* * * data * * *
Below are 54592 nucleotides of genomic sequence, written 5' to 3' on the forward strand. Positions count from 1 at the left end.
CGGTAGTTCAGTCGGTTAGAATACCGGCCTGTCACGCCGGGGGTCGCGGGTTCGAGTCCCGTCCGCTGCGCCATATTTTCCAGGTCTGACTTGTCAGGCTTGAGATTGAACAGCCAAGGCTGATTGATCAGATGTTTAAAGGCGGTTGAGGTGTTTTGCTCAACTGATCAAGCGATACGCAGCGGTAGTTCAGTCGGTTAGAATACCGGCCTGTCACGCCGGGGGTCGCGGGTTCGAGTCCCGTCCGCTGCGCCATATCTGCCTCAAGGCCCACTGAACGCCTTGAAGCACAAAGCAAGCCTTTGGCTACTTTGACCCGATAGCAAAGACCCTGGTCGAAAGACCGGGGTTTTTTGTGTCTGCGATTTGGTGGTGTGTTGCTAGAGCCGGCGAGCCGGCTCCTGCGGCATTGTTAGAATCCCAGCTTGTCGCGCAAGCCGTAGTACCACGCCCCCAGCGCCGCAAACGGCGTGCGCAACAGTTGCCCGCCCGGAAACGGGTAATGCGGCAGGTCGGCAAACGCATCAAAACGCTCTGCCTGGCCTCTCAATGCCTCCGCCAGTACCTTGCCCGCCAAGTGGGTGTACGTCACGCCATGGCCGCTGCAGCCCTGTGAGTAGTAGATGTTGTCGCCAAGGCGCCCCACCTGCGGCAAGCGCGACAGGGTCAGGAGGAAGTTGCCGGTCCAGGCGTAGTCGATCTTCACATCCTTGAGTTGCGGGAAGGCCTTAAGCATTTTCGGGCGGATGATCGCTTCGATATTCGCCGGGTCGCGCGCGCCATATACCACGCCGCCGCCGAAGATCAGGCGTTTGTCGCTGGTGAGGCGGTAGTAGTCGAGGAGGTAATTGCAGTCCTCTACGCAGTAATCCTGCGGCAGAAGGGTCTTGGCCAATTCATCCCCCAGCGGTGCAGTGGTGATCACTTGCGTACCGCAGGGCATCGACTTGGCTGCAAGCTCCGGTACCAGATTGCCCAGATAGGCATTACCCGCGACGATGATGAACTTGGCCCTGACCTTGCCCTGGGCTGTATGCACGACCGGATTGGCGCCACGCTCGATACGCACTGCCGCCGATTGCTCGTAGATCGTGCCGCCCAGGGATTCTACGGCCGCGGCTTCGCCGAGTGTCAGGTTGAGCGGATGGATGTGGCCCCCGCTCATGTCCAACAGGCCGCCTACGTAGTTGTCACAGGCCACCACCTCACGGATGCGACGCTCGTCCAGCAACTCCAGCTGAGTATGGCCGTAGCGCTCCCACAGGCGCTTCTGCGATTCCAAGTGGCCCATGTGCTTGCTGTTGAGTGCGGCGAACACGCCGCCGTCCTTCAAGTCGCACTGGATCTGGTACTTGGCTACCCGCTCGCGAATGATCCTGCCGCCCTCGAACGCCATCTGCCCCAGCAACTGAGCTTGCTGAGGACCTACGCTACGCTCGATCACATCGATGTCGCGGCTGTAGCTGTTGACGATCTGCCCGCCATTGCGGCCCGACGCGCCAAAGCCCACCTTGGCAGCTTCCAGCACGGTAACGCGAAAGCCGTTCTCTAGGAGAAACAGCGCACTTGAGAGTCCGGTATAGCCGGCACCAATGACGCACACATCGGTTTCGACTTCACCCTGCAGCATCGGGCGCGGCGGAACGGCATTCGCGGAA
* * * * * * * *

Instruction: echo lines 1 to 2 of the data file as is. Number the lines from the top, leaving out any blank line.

Below are 54592 nucleotides of genomic sequence, written 5' to 3' on the forward strand. Positions count from 1 at the left end.
CGGTAGTTCAGTCGGTTAGAATACCGGCCTGTCACGCCGGGGGTCGCGGGTTCGAGTCCCGTCCGCTGCGCCATATTTTCCAGGTCTGACTTGTCAGGCTTGAGATTGAACAGCCAAGGCTGATTGATCAGATGTTTAAAGGCGGTTGAGGTGTTTTGCTCAACTGATCAAGCGATACGCAGCGGTAGTTCAGTCGGTTAGAATACCGGCCTGTCACGCCGGGGGTCGCGGGTTCGAGTCCCGTCCGCTGCGCCATATCTGCCTCAAGGCCCACTGAACGCCTTGAAGCACAAAGCAAGCCTTTGGCTACTTTGACCCGATAGCAAAGACCCTGGTCGAAAGACCGGGGTTTTTTGTGTCTGCGATTTGGTGGTGTGTTGCTAGAGCCGGCGAGCCGGCTCCTGCGGCATTGTTAGAATCCCAGCTTGTCGCGCAAGCCGTAGTACCACGCCCCCAGCGCCGCAAACGGCGTGCGCAACAGTTGCCCGCCCGGAAACGGGTAATGCGGCAGGTCGGCAAACGCATCAAAACGCTCTGCCTGGCCTCTCAATGCCTCCGCCAGTACCTTGCCCGCCAAGTGGGTGTACGTCACGCCATGGCCGCTGCAGCCCTGTGAGTAGTAGATGTTGTCGCCAAGGCGCCCCACCTGCGGCAAGCGCGACAGGGTCAGGAGGAAGTTGCCGGTCCAGGCGTAGTCGATCTTCACATCCTTGAGTTGCGGGAAGGCCTTAAGCATTTTCGGGCGGATGATCGCTTCGATATTCGCCGGGTCGCGCGCGCCATATACCACGCCGCCGCCGAAGATCAGGCGTTTGTCGCTGGTGAGGCGGTAGTAGTCGAGGAGGTAATTGCAGTCCTCTACGCAGTAATCCTGCGGCAGAAGGGTCTTGGCCAATTCATCCCCCAGCGGTGCAGTGGTGATCACTTGCGTACCGCAGGGCATCGACTTGGCTGCAAGCTCCGGTACCAGATTGCCCAGATAGGCATTACCCGCGACGATGATGAACTTGGCCCTGACCTTGCCCTGGGCTGTATGCACGACCGGATTGGCGCCACGCTCGATACGCACTGCCGCCGATTGCTCGTAGATCGTGCCGCCCAGGGATTCTACGGCCGCGGCTTCGCCGAGTGTCAGGTTGAGCGGATGGATGTGGCCCCCGCTCATGTCCAACAGGCCGCCTACGTAGTTGTCACAGGCCACCACCTCACGGATGCGACGCTCGTCCAGCAACTCCAGCTGAGTATGGCCGTAGCGCTCCCACAGGCGCTTCTGCGATTCCAAGTGGCCCATGTGCTTGCTGTTGAGTGCGGCGAACACGCCGCCGTCCTTCAAGTCGCACTGGATCTGGTACTTGGCTACCCGCTCGCGAATGATCCTGCCGCCCTCGAACGCCATCTGCCCCAGCAACTGAGCTTGCTGAGGACCTACGCTACGCTCGATCACATCGATGTCGCGGCTGTAGCTGTTGACGATCTGCCCGCCATTGCGGCCCGACGCGCCAAAGCCCACCTTGGCAGCTTCCAGCACGGTAACGCGAAAGCCGTTCTCTAGGAGAAACAGCGCACTTGAGAGTCCGGTATAGCCGGCACCAATGACGCACACATCGGTTTCGACTTCACCCTGCAGCATCGGGCGCGGCGGAACGGCATTCGCGGAA